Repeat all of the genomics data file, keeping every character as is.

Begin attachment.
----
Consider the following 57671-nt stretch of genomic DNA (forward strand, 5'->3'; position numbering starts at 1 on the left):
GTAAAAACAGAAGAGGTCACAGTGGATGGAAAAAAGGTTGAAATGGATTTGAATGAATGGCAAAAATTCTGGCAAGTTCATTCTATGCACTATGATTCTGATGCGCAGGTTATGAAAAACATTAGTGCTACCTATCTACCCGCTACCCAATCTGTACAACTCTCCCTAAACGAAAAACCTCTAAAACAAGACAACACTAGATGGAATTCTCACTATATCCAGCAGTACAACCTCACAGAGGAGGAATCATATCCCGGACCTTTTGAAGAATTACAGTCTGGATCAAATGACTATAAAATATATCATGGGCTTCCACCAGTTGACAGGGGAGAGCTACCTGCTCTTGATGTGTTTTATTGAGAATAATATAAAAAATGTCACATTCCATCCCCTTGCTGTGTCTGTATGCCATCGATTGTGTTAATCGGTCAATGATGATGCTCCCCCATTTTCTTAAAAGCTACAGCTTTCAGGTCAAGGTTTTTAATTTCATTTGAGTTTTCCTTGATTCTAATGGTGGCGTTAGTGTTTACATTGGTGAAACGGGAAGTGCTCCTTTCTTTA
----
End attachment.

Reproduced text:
Consider the following 57671-nt stretch of genomic DNA (forward strand, 5'->3'; position numbering starts at 1 on the left):
GTAAAAACAGAAGAGGTCACAGTGGATGGAAAAAAGGTTGAAATGGATTTGAATGAATGGCAAAAATTCTGGCAAGTTCATTCTATGCACTATGATTCTGATGCGCAGGTTATGAAAAACATTAGTGCTACCTATCTACCCGCTACCCAATCTGTACAACTCTCCCTAAACGAAAAACCTCTAAAACAAGACAACACTAGATGGAATTCTCACTATATCCAGCAGTACAACCTCACAGAGGAGGAATCATATCCCGGACCTTTTGAAGAATTACAGTCTGGATCAAATGACTATAAAATATATCATGGGCTTCCACCAGTTGACAGGGGAGAGCTACCTGCTCTTGATGTGTTTTATTGAGAATAATATAAAAAATGTCACATTCCATCCCCTTGCTGTGTCTGTATGCCATCGATTGTGTTAATCGGTCAATGATGATGCTCCCCCATTTTCTTAAAAGCTACAGCTTTCAGGTCAAGGTTTTTAATTTCATTTGAGTTTTCCTTGATTCTAATGGTGGCGTTAGTGTTTACATTGGTGAAACGGGAAGTGCTCCTTTCTTTA